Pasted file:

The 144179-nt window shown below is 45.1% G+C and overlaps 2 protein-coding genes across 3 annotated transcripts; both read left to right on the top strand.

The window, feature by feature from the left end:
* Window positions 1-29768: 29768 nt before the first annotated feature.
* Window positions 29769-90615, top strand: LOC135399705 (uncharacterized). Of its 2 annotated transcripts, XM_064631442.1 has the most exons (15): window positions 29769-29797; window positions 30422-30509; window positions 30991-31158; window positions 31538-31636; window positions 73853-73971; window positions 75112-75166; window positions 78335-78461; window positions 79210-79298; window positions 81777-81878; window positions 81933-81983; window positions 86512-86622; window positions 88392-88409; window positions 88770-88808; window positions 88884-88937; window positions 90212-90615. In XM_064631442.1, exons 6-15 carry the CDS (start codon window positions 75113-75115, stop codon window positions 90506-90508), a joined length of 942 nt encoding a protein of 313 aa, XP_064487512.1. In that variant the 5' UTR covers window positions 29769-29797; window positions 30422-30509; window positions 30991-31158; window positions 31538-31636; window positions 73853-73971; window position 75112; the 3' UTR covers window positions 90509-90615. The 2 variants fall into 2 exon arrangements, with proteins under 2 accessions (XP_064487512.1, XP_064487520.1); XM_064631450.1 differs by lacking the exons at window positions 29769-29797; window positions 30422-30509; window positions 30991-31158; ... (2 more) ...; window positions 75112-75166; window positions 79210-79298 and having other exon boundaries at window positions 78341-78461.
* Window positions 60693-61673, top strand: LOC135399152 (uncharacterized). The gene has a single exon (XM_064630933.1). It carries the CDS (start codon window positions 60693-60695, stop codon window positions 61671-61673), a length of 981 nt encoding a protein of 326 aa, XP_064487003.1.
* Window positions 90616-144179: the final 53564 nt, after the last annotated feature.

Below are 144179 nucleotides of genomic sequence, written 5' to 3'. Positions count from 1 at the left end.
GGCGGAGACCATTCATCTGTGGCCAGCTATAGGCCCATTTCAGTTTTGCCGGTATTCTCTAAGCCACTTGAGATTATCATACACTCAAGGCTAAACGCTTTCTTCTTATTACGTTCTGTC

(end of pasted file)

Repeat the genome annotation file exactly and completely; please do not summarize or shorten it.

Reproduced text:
The 144179-nt window shown below is 45.1% G+C and overlaps 2 protein-coding genes across 3 annotated transcripts; both read left to right on the top strand.

The window, feature by feature from the left end:
* Window positions 1-29768: 29768 nt before the first annotated feature.
* Window positions 29769-90615, top strand: LOC135399705 (uncharacterized). Of its 2 annotated transcripts, XM_064631442.1 has the most exons (15): window positions 29769-29797; window positions 30422-30509; window positions 30991-31158; window positions 31538-31636; window positions 73853-73971; window positions 75112-75166; window positions 78335-78461; window positions 79210-79298; window positions 81777-81878; window positions 81933-81983; window positions 86512-86622; window positions 88392-88409; window positions 88770-88808; window positions 88884-88937; window positions 90212-90615. In XM_064631442.1, exons 6-15 carry the CDS (start codon window positions 75113-75115, stop codon window positions 90506-90508), a joined length of 942 nt encoding a protein of 313 aa, XP_064487512.1. In that variant the 5' UTR covers window positions 29769-29797; window positions 30422-30509; window positions 30991-31158; window positions 31538-31636; window positions 73853-73971; window position 75112; the 3' UTR covers window positions 90509-90615. The 2 variants fall into 2 exon arrangements, with proteins under 2 accessions (XP_064487512.1, XP_064487520.1); XM_064631450.1 differs by lacking the exons at window positions 29769-29797; window positions 30422-30509; window positions 30991-31158; ... (2 more) ...; window positions 75112-75166; window positions 79210-79298 and having other exon boundaries at window positions 78341-78461.
* Window positions 60693-61673, top strand: LOC135399152 (uncharacterized). The gene has a single exon (XM_064630933.1). It carries the CDS (start codon window positions 60693-60695, stop codon window positions 61671-61673), a length of 981 nt encoding a protein of 326 aa, XP_064487003.1.
* Window positions 90616-144179: the final 53564 nt, after the last annotated feature.

Below are 144179 nucleotides of genomic sequence, written 5' to 3'. Positions count from 1 at the left end.
GGCGGAGACCATTCATCTGTGGCCAGCTATAGGCCCATTTCAGTTTTGCCGGTATTCTCTAAGCCACTTGAGATTATCATACACTCAAGGCTAAACGCTTTCTTCTTATTACGTTCTGTC